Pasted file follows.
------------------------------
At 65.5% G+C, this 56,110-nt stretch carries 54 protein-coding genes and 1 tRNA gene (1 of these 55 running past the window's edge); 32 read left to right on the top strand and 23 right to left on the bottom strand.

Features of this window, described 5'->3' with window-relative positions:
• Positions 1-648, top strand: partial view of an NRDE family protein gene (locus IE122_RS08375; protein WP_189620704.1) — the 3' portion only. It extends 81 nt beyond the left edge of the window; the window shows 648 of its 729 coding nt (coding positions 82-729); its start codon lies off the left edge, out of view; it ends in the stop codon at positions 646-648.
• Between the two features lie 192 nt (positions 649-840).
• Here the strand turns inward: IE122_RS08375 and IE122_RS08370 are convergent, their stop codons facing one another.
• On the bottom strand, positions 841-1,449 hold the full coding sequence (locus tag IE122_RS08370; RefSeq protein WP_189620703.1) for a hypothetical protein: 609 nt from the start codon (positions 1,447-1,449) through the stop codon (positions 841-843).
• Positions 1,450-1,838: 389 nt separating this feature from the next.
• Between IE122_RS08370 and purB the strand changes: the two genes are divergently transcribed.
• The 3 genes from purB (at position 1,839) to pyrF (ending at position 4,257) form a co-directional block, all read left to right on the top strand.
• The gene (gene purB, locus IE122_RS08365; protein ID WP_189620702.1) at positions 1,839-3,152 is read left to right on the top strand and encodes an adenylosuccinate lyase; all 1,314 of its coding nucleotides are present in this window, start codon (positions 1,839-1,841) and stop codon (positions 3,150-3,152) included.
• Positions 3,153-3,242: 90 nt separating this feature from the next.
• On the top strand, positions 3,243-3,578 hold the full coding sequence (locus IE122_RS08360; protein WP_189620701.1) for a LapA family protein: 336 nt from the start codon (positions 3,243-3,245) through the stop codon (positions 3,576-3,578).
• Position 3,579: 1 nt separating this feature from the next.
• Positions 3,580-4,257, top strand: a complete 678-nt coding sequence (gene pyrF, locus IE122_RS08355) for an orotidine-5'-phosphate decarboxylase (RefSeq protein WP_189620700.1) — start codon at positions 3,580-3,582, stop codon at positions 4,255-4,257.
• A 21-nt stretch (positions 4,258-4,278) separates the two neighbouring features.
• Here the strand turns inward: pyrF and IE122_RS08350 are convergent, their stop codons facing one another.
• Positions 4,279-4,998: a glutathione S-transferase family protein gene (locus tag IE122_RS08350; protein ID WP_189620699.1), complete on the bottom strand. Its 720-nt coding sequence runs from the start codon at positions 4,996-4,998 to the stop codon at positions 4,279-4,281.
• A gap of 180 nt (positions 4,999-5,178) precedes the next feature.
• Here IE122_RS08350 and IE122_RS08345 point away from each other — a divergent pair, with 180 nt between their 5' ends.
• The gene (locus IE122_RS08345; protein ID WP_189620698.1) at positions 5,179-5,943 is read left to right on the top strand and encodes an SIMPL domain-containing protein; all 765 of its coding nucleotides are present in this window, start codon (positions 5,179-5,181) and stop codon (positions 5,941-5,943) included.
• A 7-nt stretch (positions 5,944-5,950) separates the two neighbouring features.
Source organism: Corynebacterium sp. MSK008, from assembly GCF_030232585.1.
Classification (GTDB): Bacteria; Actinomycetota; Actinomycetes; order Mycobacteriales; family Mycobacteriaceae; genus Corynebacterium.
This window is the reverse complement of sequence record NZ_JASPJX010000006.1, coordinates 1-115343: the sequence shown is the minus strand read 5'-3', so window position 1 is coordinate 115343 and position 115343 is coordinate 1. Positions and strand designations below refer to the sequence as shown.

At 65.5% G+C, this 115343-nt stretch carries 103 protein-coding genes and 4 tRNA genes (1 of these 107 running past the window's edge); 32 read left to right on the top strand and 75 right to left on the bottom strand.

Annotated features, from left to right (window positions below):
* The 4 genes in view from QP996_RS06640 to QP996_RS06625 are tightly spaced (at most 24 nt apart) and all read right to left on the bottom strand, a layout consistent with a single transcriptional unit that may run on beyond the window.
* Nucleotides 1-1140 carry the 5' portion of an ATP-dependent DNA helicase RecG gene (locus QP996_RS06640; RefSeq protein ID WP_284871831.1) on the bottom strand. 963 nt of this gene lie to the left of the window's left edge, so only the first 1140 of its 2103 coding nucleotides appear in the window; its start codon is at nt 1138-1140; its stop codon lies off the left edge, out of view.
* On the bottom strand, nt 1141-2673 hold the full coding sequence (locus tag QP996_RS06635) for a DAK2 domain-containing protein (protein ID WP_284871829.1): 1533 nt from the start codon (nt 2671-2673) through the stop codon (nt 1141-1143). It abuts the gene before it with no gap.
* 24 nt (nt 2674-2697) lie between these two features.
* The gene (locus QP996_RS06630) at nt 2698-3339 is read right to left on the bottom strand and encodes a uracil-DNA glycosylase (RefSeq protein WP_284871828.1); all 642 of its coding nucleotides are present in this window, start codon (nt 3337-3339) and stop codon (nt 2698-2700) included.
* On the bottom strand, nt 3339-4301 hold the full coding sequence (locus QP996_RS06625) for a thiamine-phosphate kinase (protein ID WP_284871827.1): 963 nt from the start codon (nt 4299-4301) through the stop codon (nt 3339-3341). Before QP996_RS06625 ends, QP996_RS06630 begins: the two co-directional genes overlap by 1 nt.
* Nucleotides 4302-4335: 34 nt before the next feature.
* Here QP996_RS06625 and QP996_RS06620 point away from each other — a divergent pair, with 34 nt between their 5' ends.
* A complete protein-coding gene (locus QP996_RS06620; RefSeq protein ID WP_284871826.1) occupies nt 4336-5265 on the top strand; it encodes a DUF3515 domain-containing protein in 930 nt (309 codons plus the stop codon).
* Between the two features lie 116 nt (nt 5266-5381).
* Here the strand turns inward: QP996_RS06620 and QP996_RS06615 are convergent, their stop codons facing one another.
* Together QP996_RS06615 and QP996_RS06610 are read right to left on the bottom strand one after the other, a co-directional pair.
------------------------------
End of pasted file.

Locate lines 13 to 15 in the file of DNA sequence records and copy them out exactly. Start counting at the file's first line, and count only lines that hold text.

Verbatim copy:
• Position 3,579: 1 nt separating this feature from the next.
• Positions 3,580-4,257, top strand: a complete 678-nt coding sequence (gene pyrF, locus IE122_RS08355) for an orotidine-5'-phosphate decarboxylase (RefSeq protein WP_189620700.1) — start codon at positions 3,580-3,582, stop codon at positions 4,255-4,257.
• A 21-nt stretch (positions 4,258-4,278) separates the two neighbouring features.